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Phenotype-Guided Asthma Therapy: An Alternative Approach to Guidelines

Authors Pérez de Llano L, Dacal Rivas D, Blanco Cid N, Martin Robles I

Received 10 December 2020

Accepted for publication 18 February 2021

Published 12 March 2021 Volume 2021:14 Pages 207—217

DOI https://doi.org/10.2147/JAA.S266999

Checked for plagiarism Yes

Review by Single anonymous peer review

Peer reviewer comments 2

Editor who approved publication: Dr Amrita Dosanjh


Luis Pérez de Llano, David Dacal Rivas, Nagore Blanco Cid, Irene Martin Robles

Head of the Pneumology Service, Lucus Augusti University Hospital, EOXI Lugo, Monforte, Cervo. C/ Doctor Ulises Romero, nº 1, Lugo, 27003, Spain

Correspondence: Luis Pérez de Llano
Head of the Pneumology Service, Lucus Augusti University Hospital, EOXI Lugo, Monforte, Cervo, C/Doctor Ulises Romero, nº 1, Lugo, 27003, Spain
Tel +34 982296000
Email [email protected]

Abstract: Despite recent advances in therapy, a substantial proportion of asthmatics remain not well controlled. The classical stepwise approach to pharmacological therapy in adult asthma recommends that treatment is progressively stepped up by increasing the inhaled corticosteroid (ICS) dose or by adding another controller medication- to achieve symptom control and reduce the risk of exacerbations, and stepped down after a period of control. In general, asthma guideline recommendations do not reflect that there are significant differences between ICS in terms of potency. Moreover, they do not consider efficacy and safety separately, incorrectly assuming that “low” and “high” dose categories inevitably correspond with low and high risk of systemic effects. Another point of criticism is the fact that guidelines do not take into account the inflammatory profile of the patient, although substantial groups of patients with mild and moderate asthma have little evidence of “T2-high” inflammation, and by extension are likely to show a poor response to ICS treatment. On the other hand, the latest version of the Global Initiative for Asthma (GINA) equally recommends regular ICS and ICS/formoterol as needed to prevent exacerbations in step 2 patients, without taking into consideration that the therapeutic objectives (exacerbations, symptoms) may differ between individual patients and that different goals may warrant distinct treatment strategies. In this review, we bring to the table several controversial issues concerning asthma treatment and suggest an alternative proposal that takes into consideration the potential side effects of high ICS doses, the patient’s inflammatory profile and the therapeutic goals to be achieved.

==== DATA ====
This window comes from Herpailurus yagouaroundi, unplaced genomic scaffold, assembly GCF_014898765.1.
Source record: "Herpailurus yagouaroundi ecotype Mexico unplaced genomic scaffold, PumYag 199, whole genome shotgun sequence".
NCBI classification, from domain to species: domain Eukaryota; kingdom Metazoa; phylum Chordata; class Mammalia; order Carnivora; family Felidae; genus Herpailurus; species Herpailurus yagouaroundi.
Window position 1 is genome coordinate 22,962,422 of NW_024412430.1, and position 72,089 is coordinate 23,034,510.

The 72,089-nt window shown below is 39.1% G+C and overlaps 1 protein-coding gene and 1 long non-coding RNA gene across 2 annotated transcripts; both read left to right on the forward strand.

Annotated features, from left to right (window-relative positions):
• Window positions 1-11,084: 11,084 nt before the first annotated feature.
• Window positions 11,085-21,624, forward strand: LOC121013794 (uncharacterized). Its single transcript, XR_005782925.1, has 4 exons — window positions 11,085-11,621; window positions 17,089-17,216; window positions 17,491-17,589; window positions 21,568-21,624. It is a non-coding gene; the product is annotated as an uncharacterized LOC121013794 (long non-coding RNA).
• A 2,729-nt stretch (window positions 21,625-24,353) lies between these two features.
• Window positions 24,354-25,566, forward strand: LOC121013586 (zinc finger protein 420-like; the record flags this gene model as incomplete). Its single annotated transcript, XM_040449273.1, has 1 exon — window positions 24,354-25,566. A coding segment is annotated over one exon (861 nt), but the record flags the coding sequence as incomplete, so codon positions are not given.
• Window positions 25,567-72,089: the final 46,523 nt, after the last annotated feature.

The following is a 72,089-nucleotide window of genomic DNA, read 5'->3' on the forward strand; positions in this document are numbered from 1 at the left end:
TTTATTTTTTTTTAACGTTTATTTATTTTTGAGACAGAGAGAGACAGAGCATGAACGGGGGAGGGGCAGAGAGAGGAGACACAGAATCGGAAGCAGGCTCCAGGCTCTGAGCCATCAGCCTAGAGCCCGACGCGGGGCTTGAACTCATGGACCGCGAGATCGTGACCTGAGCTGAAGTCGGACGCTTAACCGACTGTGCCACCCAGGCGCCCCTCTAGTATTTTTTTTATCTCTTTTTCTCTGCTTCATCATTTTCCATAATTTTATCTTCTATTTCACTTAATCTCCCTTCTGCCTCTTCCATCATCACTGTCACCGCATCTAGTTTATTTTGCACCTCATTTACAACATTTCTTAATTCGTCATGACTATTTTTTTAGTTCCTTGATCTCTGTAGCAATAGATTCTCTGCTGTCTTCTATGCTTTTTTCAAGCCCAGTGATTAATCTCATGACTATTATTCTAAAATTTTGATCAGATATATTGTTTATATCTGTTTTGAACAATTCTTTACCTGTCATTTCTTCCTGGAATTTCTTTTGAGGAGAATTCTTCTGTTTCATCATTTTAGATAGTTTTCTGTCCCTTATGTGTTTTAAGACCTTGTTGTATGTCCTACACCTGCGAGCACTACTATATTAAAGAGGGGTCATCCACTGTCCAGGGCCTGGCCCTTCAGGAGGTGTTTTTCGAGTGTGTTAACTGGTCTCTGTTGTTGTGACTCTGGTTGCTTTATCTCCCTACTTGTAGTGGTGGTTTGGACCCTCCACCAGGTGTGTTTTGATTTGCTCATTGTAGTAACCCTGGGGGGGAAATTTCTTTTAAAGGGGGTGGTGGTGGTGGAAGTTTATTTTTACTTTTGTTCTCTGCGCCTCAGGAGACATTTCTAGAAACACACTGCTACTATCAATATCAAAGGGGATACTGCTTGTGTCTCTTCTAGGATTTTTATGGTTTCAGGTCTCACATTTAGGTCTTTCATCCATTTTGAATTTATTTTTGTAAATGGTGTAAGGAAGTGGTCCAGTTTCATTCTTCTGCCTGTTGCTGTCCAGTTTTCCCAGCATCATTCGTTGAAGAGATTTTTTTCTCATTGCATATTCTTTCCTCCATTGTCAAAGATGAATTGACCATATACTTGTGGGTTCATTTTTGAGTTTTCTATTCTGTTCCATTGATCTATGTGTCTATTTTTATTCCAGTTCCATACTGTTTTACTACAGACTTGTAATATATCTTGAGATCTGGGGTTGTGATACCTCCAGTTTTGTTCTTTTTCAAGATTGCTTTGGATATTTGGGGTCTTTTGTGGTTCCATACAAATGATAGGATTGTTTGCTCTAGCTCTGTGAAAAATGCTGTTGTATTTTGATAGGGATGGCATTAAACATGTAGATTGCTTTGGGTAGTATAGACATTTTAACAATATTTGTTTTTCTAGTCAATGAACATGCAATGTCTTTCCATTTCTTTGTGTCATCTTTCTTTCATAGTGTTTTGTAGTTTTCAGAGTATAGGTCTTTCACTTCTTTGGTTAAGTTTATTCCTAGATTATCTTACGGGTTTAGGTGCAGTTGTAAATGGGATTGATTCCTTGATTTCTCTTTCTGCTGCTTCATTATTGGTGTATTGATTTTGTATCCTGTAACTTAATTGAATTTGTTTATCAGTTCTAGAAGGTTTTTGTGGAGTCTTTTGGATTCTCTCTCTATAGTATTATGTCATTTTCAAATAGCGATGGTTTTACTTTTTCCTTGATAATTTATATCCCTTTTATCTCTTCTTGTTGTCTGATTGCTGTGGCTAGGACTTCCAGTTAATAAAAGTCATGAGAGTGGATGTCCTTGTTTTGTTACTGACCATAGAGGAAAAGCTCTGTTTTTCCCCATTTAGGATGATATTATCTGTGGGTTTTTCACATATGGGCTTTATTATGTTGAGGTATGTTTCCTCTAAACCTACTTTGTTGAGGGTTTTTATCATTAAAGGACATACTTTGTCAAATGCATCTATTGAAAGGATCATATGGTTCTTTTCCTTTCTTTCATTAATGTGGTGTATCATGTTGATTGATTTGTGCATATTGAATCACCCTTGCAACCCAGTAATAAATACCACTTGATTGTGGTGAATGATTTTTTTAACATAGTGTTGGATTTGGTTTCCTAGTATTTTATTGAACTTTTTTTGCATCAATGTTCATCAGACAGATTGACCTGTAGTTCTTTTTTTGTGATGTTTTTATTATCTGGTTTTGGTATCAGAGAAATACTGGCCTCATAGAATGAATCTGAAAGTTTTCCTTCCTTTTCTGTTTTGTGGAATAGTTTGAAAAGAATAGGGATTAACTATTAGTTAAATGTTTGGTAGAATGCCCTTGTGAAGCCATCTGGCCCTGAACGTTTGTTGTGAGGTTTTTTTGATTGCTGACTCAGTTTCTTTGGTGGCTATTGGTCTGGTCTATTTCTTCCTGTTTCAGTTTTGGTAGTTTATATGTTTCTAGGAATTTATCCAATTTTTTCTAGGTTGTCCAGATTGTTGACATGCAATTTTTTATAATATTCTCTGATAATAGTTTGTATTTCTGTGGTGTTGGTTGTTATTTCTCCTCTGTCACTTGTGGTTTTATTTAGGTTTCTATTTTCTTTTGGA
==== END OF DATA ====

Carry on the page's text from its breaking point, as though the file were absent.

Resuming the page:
Keywords: asthma, asthma treatment, asthma phenotype, asthma endotype, personalized medicine

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